On the national conference By Jide Osuntokun

The calling for a national conference by the President in his recent independence broadcast has generated a lot of comments. Some have wondered why the sudden conversion of the President and the president of Senate to the idea of a national conference when for the past three years he has resisted the idea. Critics of the President have suggested that this is a political move on his part to manipulate the politics of Nigeria towards his re-election in 2015. Some even see some sinister move on his part to grant resource control through the conference to the oil-producing South-south where he comes from. On the other hand, some have hailed the action of the President on the grounds that it is never too late to change. After all, Saul who was a persecutor of Christians later became Paul the Apostle. Those who have called for conference for many years to decide and determine the future of Nigeria have also hailed the President for acceding to their request. The situation unfortunately, has now been complicated by the APC’s decision to boycott the conference. I’m totally against this call for boycott. It is better to discuss our affairs and to try and find ways and solutions to complex political situations than bury our heads in the sand and think that the problems would go away. This may not be the intended purpose of the boycott but the result will tend to validate that intention.

I personally believe that we must explore and exploit all ways and avenues to force the hands of government to change course in this country or we would all be consumed by the Fire Next Time. I believe a conference can develop its own internal dynamics just like any revolution and those with secret agenda would not be able to contain it. This should be the tactic all those who want something concrete from the conference should adopt. Of course, critics are right to say that whatever is decided should not go to the National Assembly whose members were largely rigged in, but that it should be subject to a national referendum and that whatever “we the people” decide should become the supreme law. The question of two sovereigns at the same time should not arise. Once the referendum has passed, the President through a presidential proclamation would bring the resolution into law and call for new elections into the various organs that the conference would have decided upon. If the APC sticks to its guns that it would not participate, what we would then have is a document produced not by the first eleven, but by people on the reserve seats. This would not be in the interest of the country. I think the APC should think all over it again and go to the conference determined to take control of the discussion rather than standing outside the conference and expecting things to go wrong.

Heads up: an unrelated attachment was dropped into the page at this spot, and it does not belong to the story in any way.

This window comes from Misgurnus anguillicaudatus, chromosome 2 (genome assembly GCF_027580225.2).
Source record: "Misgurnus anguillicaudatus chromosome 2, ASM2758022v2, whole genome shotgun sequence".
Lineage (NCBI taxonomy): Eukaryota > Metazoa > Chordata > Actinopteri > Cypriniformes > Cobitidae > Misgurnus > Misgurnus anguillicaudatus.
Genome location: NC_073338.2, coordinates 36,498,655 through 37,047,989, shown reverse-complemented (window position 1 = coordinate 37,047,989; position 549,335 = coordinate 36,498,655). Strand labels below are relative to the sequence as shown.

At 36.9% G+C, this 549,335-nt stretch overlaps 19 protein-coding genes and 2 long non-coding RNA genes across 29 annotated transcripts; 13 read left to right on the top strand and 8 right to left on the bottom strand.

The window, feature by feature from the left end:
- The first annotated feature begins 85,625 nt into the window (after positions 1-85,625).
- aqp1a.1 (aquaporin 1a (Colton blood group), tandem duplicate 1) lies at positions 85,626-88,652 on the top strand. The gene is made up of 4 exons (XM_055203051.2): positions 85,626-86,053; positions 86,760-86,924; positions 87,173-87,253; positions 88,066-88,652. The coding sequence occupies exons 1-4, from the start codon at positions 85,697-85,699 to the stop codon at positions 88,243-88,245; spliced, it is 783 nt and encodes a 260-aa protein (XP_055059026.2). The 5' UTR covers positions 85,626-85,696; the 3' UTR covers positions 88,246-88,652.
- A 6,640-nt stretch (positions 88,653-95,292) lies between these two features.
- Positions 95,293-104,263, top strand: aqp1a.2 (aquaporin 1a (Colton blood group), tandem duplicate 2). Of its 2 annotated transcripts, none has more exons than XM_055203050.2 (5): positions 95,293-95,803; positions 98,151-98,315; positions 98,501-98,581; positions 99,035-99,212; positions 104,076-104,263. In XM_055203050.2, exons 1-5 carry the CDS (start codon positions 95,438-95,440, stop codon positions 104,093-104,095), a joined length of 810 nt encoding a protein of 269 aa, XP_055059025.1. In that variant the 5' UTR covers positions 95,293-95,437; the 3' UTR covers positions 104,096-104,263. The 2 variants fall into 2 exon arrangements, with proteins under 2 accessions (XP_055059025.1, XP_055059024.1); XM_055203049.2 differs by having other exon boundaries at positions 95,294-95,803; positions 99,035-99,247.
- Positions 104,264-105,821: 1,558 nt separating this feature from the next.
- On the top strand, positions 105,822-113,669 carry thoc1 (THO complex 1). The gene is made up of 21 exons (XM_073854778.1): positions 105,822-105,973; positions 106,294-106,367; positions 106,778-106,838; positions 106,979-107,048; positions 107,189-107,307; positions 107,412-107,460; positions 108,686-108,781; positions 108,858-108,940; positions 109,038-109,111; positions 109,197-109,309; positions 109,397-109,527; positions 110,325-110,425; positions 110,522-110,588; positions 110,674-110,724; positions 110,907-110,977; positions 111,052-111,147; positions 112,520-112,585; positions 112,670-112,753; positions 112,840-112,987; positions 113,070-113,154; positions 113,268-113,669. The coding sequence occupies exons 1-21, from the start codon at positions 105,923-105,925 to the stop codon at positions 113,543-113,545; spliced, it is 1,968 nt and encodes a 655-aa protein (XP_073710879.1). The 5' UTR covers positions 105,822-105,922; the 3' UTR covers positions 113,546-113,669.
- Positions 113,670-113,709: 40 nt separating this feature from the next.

Beatrice and Sydney Webb of the famous Fabian school believed that “it is better for revolutionaries to permeate political bodies from within rather than to stand outside them shouting at the deaf”. I have always been guided by the Fabian theory and practice and I think all political animals should be guided by them. Our country can be a great country. The economic fundamentals of this country are solid. We’ve got the resources and the people. What is lacking is leadership and determination on the part of leadership to force our nation to realise its full potentialities. We should not wait until this house of Nigeria has fallen before we begin to salvage it. We now have an opportunity in the national conference and I believe we should seize the moment.